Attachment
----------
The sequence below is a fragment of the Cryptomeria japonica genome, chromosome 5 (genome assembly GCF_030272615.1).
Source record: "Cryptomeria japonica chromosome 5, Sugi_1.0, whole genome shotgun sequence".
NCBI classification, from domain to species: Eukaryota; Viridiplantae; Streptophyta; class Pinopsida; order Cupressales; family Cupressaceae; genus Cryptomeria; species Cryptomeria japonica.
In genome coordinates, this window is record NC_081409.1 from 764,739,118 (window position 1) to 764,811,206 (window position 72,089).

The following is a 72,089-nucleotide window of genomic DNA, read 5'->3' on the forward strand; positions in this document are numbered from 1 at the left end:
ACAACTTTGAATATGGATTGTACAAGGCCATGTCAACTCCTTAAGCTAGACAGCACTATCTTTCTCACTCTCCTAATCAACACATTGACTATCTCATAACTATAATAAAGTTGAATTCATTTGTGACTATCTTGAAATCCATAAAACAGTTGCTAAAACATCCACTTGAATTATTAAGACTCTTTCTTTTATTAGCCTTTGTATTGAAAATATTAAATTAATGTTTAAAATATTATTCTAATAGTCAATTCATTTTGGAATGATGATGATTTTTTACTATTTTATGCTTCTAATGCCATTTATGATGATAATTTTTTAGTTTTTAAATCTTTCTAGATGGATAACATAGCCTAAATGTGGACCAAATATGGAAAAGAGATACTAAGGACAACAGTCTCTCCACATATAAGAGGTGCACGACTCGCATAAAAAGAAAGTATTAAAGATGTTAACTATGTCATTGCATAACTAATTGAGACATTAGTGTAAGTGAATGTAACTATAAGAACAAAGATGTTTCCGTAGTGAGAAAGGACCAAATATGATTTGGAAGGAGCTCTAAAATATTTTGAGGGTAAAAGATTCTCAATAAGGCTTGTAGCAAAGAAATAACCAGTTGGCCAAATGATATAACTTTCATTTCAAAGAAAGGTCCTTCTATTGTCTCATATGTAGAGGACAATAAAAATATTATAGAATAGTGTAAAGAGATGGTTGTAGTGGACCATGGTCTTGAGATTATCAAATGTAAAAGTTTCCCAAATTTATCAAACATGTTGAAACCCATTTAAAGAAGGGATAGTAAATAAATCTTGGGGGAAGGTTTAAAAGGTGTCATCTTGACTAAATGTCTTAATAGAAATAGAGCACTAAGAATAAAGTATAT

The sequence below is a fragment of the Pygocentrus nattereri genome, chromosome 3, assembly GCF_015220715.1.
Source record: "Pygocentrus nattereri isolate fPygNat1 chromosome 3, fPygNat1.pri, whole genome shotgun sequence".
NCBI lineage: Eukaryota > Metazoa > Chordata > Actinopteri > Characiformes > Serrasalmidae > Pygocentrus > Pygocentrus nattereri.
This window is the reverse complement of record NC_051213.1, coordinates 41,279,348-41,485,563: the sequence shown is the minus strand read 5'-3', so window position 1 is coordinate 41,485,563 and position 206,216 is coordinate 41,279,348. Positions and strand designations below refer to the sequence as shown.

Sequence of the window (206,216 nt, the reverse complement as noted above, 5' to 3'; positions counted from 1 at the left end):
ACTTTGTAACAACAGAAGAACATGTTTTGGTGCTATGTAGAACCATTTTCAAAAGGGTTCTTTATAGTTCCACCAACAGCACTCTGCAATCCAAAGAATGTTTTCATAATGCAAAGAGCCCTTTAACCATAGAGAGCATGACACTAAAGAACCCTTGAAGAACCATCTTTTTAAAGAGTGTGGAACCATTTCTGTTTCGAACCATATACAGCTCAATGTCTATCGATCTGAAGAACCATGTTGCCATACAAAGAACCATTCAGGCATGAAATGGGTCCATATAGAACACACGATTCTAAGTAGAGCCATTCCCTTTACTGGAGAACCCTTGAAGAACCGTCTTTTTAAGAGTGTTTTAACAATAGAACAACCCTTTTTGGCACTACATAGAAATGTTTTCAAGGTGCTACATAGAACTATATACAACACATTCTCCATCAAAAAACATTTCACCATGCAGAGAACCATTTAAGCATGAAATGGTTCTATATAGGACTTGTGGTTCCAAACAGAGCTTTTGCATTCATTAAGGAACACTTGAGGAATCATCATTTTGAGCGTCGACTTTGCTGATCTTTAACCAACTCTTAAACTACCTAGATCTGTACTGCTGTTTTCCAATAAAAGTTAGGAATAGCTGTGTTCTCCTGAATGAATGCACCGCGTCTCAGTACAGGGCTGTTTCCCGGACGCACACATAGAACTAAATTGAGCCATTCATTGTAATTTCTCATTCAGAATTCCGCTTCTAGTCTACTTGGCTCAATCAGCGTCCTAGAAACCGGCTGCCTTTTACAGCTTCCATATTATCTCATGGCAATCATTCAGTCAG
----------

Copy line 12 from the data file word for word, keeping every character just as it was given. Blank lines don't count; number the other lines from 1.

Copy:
ACTTTGTAACAACAGAAGAACATGTTTTGGTGCTATGTAGAACCATTTTCAAAAGGGTTCTTTATAGTTCCACCAACAGCACTCTGCAATCCAAAGAATGTTTTCATAATGCAAAGAGCCCTTTAACCATAGAGAGCATGACACTAAAGAACCCTTGAAGAACCATCTTTTTAAAGAGTGTGGAACCATTTCTGTTTCGAACCATATACAGCTCAATGTCTATCGATCTGAAGAACCATGTTGCCATACAAAGAACCATTCAGGCATGAAATGGGTCCATATAGAACACACGATTCTAAGTAGAGCCATTCCCTTTACTGGAGAACCCTTGAAGAACCGTCTTTTTAAGAGTGTTTTAACAATAGAACAACCCTTTTTGGCACTACATAGAAATGTTTTCAAGGTGCTACATAGAACTATATACAACACATTCTCCATCAAAAAACATTTCACCATGCAGAGAACCATTTAAGCATGAAATGGTTCTATATAGGACTTGTGGTTCCAAACAGAGCTTTTGCATTCATTAAGGAACACTTGAGGAATCATCATTTTGAGCGTCGACTTTGCTGATCTTTAACCAACTCTTAAACTACCTAGATCTGTACTGCTGTTTTCCAATAAAAGTTAGGAATAGCTGTGTTCTCCTGAATGAATGCACCGCGTCTCAGTACAGGGCTGTTTCCCGGACGCACACATAGAACTAAATTGAGCCATTCATTGTAATTTCTCATTCAGAATTCCGCTTCTAGTCTACTTGGCTCAATCAGCGTCCTAGAAACCGGCTGCCTTTTACAGCTTCCATATTATCTCATGGCAATCATTCAGTCAG